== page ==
The Sioux County journal. (Harrison, Nebraska) 1888-1899, July 20, 1899, Image 5

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Ik tittle dreaming by the wu
U. Bttlo tolling day toy day.
A little pain, a little itrlfe,
, A little joy and that U life.
fA ahormvod. fleeting iunuir'i morn
pfnea happiness fmi nrwly born,
Whn one dav'a akv la hi
Aad one bird sings and that la love
A little wearying of the year.
n trihutA -f a f twit t
Two folded hands, the fainting breath,
peace at last and that la detth.
J tie dreaming, loving, dying, ao
The acton In the drama go;
A fitting picture on a wall.
Love, death, the themea! But la It all?
Paul Lawrence Dunbar.
If Miss Sellna Emmona had known
Just a little more about the company
their tracka would never have crossed
her land.
When there wu a rumor that the
electric were coming through Brook-
ton the disapproved very strongly.
When the rumor waa confirmed, and
the additional Information given that
the cars were to run by her house, Hiss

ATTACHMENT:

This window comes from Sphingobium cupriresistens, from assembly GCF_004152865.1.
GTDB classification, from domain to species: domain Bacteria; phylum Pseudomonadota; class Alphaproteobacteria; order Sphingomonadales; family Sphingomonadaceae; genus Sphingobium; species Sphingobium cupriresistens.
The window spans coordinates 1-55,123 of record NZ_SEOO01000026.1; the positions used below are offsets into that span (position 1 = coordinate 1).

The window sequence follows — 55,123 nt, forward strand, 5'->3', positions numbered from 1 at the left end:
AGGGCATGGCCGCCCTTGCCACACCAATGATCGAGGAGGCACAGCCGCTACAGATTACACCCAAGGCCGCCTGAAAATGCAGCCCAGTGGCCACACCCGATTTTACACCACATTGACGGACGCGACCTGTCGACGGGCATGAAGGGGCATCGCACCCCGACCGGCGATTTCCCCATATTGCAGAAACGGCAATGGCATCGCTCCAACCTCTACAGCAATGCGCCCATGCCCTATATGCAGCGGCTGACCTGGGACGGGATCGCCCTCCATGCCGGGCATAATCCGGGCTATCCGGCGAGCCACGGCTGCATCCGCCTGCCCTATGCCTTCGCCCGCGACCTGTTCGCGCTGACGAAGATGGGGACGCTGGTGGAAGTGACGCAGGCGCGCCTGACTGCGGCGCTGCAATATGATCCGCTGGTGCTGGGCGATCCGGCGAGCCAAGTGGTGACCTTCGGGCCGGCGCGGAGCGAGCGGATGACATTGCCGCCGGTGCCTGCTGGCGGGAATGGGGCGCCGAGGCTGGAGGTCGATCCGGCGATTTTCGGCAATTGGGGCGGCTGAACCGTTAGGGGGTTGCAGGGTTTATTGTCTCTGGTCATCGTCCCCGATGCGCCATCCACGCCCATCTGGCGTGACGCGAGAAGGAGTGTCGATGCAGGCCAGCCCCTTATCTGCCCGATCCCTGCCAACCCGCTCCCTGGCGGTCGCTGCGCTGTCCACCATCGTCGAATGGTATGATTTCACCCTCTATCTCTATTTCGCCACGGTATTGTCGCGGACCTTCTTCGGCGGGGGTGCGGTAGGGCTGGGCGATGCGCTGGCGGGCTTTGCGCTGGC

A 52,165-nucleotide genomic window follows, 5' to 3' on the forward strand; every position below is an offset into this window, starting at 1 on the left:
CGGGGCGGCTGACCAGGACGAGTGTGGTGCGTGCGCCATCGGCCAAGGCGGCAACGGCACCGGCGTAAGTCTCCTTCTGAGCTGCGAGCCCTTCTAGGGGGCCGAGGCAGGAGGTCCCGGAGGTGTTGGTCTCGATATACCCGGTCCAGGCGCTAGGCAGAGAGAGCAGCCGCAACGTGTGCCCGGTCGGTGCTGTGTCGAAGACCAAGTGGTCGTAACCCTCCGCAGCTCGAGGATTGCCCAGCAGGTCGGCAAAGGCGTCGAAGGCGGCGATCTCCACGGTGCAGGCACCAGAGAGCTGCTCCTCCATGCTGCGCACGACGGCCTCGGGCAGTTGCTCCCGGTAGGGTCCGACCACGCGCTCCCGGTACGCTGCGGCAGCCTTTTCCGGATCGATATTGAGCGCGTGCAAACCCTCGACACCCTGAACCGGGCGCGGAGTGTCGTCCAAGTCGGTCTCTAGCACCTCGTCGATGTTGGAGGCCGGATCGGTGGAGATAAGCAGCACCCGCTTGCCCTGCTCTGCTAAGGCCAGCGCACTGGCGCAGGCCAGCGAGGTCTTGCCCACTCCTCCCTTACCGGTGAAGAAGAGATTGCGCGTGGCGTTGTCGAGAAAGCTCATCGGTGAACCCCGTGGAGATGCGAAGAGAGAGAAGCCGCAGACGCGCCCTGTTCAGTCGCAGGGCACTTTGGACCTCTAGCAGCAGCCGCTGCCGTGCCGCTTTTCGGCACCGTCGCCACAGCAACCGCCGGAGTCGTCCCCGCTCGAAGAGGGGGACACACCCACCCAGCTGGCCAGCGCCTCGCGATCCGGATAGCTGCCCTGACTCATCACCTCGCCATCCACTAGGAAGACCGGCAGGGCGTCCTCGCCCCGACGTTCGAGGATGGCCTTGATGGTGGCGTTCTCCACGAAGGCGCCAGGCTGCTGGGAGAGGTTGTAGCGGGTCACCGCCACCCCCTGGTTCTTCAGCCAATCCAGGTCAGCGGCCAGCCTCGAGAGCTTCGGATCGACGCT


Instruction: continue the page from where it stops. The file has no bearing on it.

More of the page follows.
Belina was Indignant and a little bit
Alarmed. She wondered If It would
be aafe.
But when the company wrote and
wanted to know If they might buy a
trip of her land along the liver, about
two acres in all, on which to lay their
tracks, thereby saving the building of
two bridges and a half mile or more of
unnecessary track, she waa decidedly
and unmistakably angry.
Sell her land for an electric line, for
ooth! She wouldn't have the horrid
things within sight or sound of her If
he could help It What If It wasn't
anything but sandy pasture land, grow
Ing up to huckleberry and bayberry
bushes. They shouldn't have It. It was
nothing to her If they had to build a
dozen bridges and go twenty miles out
, of their way.
She thought of the scathing replies
ahe might make to them, repudiating
their proposal. Then a happy thought
truck her. She got her pen and wrote
on the bottom of the company's letter:
"You might have the land for $50
n acre. Yours truly, Sellna Emmons."